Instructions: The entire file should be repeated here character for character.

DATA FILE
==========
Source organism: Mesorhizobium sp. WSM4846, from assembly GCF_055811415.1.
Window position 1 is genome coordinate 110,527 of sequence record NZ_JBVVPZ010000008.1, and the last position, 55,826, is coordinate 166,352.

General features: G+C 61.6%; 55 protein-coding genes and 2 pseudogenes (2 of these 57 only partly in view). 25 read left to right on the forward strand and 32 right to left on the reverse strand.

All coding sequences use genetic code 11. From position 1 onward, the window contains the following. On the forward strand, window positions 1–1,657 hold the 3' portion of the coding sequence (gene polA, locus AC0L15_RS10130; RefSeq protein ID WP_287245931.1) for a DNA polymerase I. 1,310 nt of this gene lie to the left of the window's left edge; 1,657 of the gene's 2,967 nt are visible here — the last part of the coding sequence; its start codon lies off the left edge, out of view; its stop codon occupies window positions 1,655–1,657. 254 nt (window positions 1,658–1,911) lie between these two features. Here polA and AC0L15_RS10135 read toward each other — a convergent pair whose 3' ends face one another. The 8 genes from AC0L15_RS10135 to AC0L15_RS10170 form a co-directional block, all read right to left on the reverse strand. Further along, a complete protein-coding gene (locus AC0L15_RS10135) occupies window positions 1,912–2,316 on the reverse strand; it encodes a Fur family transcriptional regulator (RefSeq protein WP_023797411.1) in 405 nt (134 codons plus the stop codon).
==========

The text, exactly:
Source organism: Mesorhizobium sp. WSM4846, from assembly GCF_055811415.1.
Window position 1 is genome coordinate 110,527 of sequence record NZ_JBVVPZ010000008.1, and the last position, 55,826, is coordinate 166,352.

General features: G+C 61.6%; 55 protein-coding genes and 2 pseudogenes (2 of these 57 only partly in view). 25 read left to right on the forward strand and 32 right to left on the reverse strand.

All coding sequences use genetic code 11. From position 1 onward, the window contains the following. On the forward strand, window positions 1–1,657 hold the 3' portion of the coding sequence (gene polA, locus AC0L15_RS10130; RefSeq protein ID WP_287245931.1) for a DNA polymerase I. 1,310 nt of this gene lie to the left of the window's left edge; 1,657 of the gene's 2,967 nt are visible here — the last part of the coding sequence; its start codon lies off the left edge, out of view; its stop codon occupies window positions 1,655–1,657. 254 nt (window positions 1,658–1,911) lie between these two features. Here polA and AC0L15_RS10135 read toward each other — a convergent pair whose 3' ends face one another. The 8 genes from AC0L15_RS10135 to AC0L15_RS10170 form a co-directional block, all read right to left on the reverse strand. Further along, a complete protein-coding gene (locus AC0L15_RS10135) occupies window positions 1,912–2,316 on the reverse strand; it encodes a Fur family transcriptional regulator (RefSeq protein WP_023797411.1) in 405 nt (134 codons plus the stop codon).